5. But is it fair to blame a cultivar or the rules, for peoples misunderstandings or lack of knowledge. If I buy a plant that requires Full Sun and it dies because I grew it under my apple tree, I blame myself for not reading up about it first - not the cultivar register for naming it 'Apple Blossom'. A name is just a name. I don't expect VFT 'Alien' to actually come from another planet and bite my head off when I'm not looking. Yes, it is well known I DO dislike names which imply something of a plant which may not be true and think people should try and avoid emotive names just to grab attention. But even so, a name is just a name, whether I like it or not. Another problem is the time it would take to bring about new cultivars, if they HAD to be tested for several years by other growers as well. Most people will have grown a plant for several years before they even think about it being special and worthy of cultivar status (excluding those who just find a TC mutation in a garden centre and register it the next year). To then have to multiply that and send it to other growers around the world (how else can it be considered 'truly tested', if not grown in other countries), could take decades and for us older growers might be impossible. Even then, someone is always going to pop up and say "but it doesn't hold it's features under MY conditions". Also, for many people registering cultivars, they are going to want to recoup some of their costs from selling the cultivar when it is first released. But if it is already spread around the world in multiple collections, how do you stop those people selling the plant and making a profit from your hard work. Or even selling it prior to you registering it? For big businesses this is possible, but not really for the private grower. For example. I've a S. Flava ornata which I plan to register. I acquired it as a mature seed grown plant back in 2007. Under my conditions it stays an ornata, but would it under other sunnier conditions? To test this, I sent a plant a few years ago, to the person in the UK who seems most adept at turning flava ornata into a 'red tube' - Aidan. So far it is staying an ornata under his conditions as well. I'm still in two minds whether to give it another years trail or not. But there is no way I'm going to send it to yet more grower in Europe and maybe the USA, just to test this in even more conditions. No matter how rigorous your testing, there will always be 'more you could have done'. As has been said many times. The real test of any cultivar is TIME. Those that are worthy will continue to be grown, those that aren't will disappear. But if people continue to aquire worthless plants just because of a name, they have no one to blame but themselves, they should do some homework first.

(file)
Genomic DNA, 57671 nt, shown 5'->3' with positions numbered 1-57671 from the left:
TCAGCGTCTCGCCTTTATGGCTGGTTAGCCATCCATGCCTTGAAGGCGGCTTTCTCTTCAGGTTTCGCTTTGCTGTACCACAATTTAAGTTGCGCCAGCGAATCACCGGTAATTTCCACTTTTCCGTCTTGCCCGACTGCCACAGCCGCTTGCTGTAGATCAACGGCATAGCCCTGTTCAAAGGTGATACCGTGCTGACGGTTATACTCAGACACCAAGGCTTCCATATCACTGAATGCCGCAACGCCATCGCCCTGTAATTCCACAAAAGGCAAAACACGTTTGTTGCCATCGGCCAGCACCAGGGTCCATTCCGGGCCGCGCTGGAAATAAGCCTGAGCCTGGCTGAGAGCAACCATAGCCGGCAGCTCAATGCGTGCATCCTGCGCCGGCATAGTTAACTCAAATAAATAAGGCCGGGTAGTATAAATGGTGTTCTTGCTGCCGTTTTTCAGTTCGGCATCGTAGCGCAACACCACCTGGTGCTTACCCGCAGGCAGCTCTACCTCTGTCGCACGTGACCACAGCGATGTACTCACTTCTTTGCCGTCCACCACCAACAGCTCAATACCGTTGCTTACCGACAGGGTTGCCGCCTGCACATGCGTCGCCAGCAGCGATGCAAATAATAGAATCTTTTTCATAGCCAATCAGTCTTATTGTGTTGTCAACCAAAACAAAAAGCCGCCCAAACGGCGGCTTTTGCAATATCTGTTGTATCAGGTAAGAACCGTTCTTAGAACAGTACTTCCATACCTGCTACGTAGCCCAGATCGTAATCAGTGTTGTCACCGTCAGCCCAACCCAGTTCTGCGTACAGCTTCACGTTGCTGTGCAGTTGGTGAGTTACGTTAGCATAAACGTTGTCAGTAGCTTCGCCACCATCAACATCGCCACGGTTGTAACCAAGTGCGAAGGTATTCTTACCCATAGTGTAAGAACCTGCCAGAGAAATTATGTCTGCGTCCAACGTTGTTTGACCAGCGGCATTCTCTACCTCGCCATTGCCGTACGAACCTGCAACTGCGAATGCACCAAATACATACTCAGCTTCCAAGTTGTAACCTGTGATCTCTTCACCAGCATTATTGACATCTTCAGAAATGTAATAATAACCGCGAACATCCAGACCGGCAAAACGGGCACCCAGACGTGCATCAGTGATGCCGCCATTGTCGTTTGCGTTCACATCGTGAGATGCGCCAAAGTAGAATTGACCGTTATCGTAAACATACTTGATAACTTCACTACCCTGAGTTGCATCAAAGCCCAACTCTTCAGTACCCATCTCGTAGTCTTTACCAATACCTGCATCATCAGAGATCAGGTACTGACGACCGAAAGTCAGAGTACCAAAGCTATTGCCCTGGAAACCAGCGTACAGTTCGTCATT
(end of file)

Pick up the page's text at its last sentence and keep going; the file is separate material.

6. For what it's worth, here's my two pennies worth. I agree that any cultivar should be proved to be 'stable'. But for me, that means grown for several years by the person intending to register the plant, to 'prove' that the described feature is regular or normal and not a freak occurrence. So DON'T register a plant as 'Giant' just because it once produced an exceptionally large pitcher. Don't label it as Dark, just because it once produced an exceptionally dark pitcher. But, if under 'your' conditions (assuming you aren't knowingly doing something unusual, or otherwise to cause this difference), this trait repeats itself regularly, then fine, register it if you are so inclined. As we all know, no two peoples growing conditions and soil mixes are exactly the same and any small change 'can' make a difference. So it should come as no surprise if some feature of the plant, changes in 'your' conditions. For me, I don't seem able to grow my Sarra's to the same size I see in other collections. But I'm not about to complain about it. If you are able to have someone else 'test' the plants stability, then that is obviously better. But it hasn't been a requirement in the past, so why should it now. Although, if the person hasn't tested the plant with other grower - then feel free to wonder why.